Many in the organization have thought catching prospect Raudy Read had some potential. He'd shown glimpses of it, breaking out in 2014 in the New York-Penn League and even at times during an uneven full-season debut in '15. What they hadn't seen was consistency. That appears to be changing this spring.
A 10-day stay in big league camp seems to have left an indelible mark on the 22-year-old backstop, ranked No. 27 on the team's Top 30 list. Read's sense of purpose has been noticed by the player development staff.
"From a tools perspective, he has the profile of everyday catching tools," Harris said. "The skills and the day-to-day ability to execute were still very much a work in progress. He's really taken some really nice strides this spring.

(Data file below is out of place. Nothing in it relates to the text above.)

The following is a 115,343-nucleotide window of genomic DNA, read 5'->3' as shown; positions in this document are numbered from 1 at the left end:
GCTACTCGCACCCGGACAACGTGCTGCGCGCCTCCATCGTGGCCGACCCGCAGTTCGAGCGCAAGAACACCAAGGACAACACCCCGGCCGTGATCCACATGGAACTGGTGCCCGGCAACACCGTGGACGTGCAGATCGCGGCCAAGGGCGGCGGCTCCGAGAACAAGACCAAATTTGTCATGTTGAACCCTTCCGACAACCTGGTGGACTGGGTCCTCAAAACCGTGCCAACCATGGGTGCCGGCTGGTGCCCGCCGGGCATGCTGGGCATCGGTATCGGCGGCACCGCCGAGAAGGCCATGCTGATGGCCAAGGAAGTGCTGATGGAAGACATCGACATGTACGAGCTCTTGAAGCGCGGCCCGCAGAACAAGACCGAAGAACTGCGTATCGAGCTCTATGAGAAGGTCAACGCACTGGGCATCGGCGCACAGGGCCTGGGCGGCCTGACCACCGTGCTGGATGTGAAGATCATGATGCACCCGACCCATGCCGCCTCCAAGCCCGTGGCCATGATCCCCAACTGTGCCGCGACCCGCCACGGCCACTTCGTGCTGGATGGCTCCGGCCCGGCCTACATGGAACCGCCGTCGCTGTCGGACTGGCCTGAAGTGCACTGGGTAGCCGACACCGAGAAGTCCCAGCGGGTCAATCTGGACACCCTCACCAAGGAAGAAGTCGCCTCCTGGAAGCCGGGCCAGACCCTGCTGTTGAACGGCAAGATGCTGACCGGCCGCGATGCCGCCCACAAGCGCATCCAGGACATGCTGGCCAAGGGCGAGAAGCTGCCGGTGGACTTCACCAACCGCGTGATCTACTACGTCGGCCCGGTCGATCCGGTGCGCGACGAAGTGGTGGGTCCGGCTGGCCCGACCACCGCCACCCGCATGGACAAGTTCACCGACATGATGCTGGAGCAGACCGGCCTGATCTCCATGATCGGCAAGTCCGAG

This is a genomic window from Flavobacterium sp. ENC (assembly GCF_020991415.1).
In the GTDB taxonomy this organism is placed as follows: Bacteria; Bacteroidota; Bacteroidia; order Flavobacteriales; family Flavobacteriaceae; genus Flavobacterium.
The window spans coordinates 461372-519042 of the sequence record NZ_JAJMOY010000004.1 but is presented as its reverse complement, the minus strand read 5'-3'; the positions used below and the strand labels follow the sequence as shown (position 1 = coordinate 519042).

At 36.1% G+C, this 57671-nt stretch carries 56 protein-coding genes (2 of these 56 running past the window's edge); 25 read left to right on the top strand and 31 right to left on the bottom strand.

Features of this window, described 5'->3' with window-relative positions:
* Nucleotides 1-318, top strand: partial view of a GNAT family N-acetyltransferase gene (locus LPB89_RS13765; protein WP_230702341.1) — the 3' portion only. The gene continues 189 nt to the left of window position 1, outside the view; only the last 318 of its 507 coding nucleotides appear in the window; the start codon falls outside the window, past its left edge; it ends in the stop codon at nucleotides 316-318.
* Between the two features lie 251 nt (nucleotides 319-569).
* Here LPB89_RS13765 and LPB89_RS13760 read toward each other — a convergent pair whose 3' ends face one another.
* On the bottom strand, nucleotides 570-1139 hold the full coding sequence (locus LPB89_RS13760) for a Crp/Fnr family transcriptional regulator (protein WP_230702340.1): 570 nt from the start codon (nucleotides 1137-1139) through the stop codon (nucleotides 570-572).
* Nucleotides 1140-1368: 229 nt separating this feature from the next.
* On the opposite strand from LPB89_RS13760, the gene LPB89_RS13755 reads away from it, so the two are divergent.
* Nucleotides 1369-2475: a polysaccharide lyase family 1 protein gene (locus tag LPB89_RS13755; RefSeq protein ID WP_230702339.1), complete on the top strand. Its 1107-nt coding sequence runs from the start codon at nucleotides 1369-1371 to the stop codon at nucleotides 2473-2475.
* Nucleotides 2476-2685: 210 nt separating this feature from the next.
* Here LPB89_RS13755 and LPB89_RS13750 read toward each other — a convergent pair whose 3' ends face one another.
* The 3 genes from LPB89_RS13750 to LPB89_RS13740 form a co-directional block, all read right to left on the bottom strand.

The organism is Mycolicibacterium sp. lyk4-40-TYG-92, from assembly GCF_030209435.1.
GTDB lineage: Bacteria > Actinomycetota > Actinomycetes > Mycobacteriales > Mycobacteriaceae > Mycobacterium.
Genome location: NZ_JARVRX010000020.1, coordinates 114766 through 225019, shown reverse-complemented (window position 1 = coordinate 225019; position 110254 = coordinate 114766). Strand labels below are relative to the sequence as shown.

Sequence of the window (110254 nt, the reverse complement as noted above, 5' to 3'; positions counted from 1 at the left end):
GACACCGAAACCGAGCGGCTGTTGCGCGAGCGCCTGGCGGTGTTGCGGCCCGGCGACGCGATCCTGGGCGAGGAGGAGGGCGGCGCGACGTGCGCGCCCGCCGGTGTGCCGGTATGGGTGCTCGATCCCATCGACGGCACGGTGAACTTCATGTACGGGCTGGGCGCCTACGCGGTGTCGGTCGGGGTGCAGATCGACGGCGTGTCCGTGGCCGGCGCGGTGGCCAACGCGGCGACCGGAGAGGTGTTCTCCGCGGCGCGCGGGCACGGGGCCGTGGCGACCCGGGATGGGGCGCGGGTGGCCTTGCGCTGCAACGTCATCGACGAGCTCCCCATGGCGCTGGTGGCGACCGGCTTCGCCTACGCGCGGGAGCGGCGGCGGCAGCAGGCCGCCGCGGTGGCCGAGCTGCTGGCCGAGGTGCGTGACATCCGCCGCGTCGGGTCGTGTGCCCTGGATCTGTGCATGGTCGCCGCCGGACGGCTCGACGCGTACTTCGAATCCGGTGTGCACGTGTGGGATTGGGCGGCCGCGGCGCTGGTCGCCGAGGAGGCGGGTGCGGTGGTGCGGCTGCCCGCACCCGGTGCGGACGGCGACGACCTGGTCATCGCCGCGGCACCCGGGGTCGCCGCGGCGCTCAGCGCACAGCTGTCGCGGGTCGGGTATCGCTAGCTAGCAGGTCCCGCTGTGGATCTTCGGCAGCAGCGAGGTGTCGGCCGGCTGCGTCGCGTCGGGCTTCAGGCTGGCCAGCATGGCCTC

"His leadership, his investment in pitch-to-pitch, each pitcher on the defensive side, he's become the general on the field you really want. Offensively, he continues to mature as a hitter. He has strength, he has power, but it's the hittability and the approach that continues to evolve, putting himself in a position to maximize that power."
Perhaps Read will be catching 2014 first-rounder Erick Fedde in the future. Fedde is another standout as he continues to put his Tommy John surgery from May '14 further in the rearview mirror. The right-hander returned to the mound last June, but now that he's been able to shake most of the rust off, he's looked like the exciting college arm most thought he'd be pre-injury.